Bugs Bug Me in the Air … and in Print
New Year's Resolutions for my Beloved New York Times
I don’t mean to bug anyone, but some issues have been troubling me for a long time. So, in hopes of redress, I’m sending this letter to the new publisher of The New York Times, A.G. Sulzberger.
Dear Mr. Sulzberger:
Please accept my heartfelt congratulations on your ascension to the helm of the Gray Lady. What a terrific promotion, one that comes at such a critical time for The New York Times and our nation.
As a lifelong subscriber, I wish you the best of success. In addition, I would like to offer a few suggestions, call them New Year’s resolutions, you might consider implementing ASAP.
Before I begin, do you mind if I call the paper “The?” I feel we should be on a first-name basis since I’ve been reading The since, well, since I was old enough to read. My family always subscribed to The even when we lived out West and had to have the paper mailed to us in the dark ages before regional printing presses and the Internet.
Turning first to the Tuesday Science Section: Let me preface my remarks by affirming: I believe in evolution. I believe in vaccinations. I believe climate change is real.
That said, I must speak out on behalf of a neglected group of readers who—each week—are cruelly assaulted by your Sci-editors. I speak, of course, of those suffering from Insectophobia (also known as Entomophobia). I know of their pain because I am one of them. I also speak on behalf of those afflicted by two subset phobias, those who fear bees (Apiphobia) and those who fear ants (Myrmecophobia).
If you seek more information about these conditions, I direct you to the DSM-5 (or you can ask your Sci-editors), but you should at the very least know that an estimated 6% of people in the U.S. suffer from bug phobias.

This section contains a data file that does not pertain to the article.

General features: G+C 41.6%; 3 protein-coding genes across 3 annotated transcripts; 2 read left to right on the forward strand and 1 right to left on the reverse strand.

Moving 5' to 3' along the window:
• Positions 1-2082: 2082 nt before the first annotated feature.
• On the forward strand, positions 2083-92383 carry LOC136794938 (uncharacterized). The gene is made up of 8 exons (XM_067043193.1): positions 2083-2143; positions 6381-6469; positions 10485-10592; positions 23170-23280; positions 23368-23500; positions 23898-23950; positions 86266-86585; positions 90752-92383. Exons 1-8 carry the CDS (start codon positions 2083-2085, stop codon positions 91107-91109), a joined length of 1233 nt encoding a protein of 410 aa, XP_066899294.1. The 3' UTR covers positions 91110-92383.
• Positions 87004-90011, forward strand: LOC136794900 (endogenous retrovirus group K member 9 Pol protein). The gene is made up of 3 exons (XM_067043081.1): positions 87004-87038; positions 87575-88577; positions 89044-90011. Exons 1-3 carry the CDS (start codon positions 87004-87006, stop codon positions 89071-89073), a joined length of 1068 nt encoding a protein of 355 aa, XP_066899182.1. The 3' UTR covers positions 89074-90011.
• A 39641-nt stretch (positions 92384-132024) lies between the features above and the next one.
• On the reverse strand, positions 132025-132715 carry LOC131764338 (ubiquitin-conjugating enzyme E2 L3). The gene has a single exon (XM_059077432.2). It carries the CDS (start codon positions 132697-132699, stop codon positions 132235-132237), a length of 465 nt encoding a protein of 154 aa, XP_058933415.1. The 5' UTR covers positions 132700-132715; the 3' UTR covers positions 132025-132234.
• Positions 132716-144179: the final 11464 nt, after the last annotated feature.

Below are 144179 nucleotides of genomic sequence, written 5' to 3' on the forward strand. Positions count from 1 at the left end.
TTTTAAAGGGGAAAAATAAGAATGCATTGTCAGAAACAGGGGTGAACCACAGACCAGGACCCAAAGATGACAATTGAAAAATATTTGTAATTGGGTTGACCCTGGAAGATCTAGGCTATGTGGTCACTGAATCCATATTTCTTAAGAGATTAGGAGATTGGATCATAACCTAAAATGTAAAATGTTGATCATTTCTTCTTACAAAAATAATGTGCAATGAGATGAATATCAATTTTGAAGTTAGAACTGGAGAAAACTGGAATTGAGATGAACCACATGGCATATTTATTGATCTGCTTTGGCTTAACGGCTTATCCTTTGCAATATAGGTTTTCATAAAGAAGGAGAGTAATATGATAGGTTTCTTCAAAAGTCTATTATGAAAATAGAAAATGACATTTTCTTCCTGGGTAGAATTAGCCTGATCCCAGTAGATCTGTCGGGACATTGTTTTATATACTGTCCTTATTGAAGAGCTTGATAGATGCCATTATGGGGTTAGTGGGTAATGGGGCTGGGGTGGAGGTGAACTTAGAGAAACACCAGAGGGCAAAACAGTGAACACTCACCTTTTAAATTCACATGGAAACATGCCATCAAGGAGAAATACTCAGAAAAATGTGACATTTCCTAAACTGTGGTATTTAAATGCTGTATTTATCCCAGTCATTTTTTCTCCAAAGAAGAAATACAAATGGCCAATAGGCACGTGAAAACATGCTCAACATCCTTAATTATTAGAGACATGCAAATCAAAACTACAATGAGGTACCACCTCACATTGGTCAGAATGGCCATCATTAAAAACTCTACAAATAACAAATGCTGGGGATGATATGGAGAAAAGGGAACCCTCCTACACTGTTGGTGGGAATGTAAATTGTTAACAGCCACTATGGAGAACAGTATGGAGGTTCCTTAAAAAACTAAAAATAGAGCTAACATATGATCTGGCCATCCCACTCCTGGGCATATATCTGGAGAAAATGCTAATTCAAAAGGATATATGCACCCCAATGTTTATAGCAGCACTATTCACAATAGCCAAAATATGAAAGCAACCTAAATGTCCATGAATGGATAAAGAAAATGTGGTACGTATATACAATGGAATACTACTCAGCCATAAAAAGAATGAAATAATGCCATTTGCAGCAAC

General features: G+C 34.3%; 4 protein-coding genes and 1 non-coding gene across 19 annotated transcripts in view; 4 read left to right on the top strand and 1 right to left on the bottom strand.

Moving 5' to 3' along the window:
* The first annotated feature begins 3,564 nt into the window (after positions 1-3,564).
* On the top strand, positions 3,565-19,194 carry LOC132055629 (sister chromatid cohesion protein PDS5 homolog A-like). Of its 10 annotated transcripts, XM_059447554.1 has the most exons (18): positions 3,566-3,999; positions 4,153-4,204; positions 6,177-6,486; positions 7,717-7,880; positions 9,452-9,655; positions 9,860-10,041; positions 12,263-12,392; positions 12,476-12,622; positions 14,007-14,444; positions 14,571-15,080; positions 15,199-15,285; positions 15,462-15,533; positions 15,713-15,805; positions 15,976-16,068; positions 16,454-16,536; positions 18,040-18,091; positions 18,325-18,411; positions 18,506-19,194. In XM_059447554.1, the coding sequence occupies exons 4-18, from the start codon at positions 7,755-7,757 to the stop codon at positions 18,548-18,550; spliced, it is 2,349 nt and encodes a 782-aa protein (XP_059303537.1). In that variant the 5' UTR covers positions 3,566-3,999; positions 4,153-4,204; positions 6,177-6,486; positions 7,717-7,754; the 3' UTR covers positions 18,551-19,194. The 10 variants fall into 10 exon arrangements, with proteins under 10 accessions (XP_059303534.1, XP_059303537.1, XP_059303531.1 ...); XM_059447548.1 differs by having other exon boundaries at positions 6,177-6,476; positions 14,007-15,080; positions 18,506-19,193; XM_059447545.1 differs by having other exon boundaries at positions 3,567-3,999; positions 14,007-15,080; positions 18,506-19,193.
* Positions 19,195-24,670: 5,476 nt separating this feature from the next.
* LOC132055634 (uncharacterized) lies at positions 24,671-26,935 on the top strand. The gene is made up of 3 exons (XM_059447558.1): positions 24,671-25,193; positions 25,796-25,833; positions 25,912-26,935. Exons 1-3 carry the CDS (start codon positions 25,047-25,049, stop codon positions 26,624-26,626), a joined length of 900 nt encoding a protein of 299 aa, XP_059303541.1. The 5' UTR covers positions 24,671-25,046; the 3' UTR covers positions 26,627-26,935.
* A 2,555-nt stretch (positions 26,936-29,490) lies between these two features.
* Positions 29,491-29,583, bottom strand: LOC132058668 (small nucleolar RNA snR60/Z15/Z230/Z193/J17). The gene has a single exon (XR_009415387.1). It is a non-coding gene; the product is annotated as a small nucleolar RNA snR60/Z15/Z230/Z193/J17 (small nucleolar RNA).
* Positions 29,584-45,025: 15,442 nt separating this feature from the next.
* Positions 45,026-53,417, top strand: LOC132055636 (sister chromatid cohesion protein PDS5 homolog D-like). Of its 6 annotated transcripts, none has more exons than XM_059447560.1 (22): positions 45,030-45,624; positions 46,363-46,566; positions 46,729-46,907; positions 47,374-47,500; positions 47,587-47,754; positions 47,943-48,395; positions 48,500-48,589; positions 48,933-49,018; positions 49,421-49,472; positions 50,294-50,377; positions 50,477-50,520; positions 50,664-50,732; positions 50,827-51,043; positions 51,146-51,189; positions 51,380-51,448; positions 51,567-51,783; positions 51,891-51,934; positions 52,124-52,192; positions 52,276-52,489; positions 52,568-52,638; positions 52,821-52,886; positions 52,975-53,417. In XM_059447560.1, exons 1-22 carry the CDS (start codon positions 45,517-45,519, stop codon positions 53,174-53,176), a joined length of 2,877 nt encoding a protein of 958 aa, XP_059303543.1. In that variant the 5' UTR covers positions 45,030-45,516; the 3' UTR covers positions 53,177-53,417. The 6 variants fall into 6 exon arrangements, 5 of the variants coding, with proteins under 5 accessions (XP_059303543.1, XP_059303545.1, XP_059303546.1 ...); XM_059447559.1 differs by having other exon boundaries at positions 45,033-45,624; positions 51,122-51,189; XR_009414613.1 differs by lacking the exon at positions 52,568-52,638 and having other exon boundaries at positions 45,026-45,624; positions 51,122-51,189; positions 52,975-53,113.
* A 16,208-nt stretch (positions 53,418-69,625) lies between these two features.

Yet, your Science Section continually features buggy blurbs or lengthy stories with photographs. One week, it’s “ticks trapped in amber;” other week, it’s “ingenious insects—a fly that carries its own scuba gear.” Write about insects if you must. Just ditch the pics.
The November 14th issue was frankly beyond my ability to cope. There, on the section’s first page—above the fold—was a humongous color picture of a fly. Inside, more fly photos AND to add the proverbial insult to profound injury, a small fly photo “graced” the front page of the paper promoting the story. There was no way to avoid contact with the infernal, infested article entitled “A Trillion Flies Can’t Be All Bad.” Well, yes, they can and I’m still having nightmares over the photos, the title, and the idea of a trillion flies.
Once The even snuck an insect story into my beloved Arts Section. “One Insect’s Colorful Role in the History of Painting.” Perhaps the article was interesting. I don’t know. I didn’t read it or any of the Arts Section that day. Bugs infesting the Arts Section. That was a low blow.
I asked my husband to pre-screen the Sci-Section and place appropriately-sized Post-it notes over the insect images. Yet, while he promptly responds to my house-shaking screams to kill bugs, he refused this swat-free, squash-free request. Instead, he told me to, you guessed it, “Bug off.”
The result: All too often, I discard—in dismay and disgust—the entire Science Section. I’m sure I’ve missed lots of worthwhile Science-y stuff, but I just cannot risk these assaults on my insect-sensitive sensibilities.
So, I ask you, Mr. Sulzberger, with readership slipping, do you really want loyal readers like me to consistently avoid the Tuesday The, because of this cruel insensitivity to our plight?
And while I hate to pick on the Science Section, I must voice a second concern. While I appreciate the newsworthiness of diseases, epidemics and treatment plans, photographs of people—especially children—getting injections make me wince. Do you think readers fail to grasp the concept of immunizations without such photos? I promise you, we are a smart bunch. Please skip needling us with shot shots.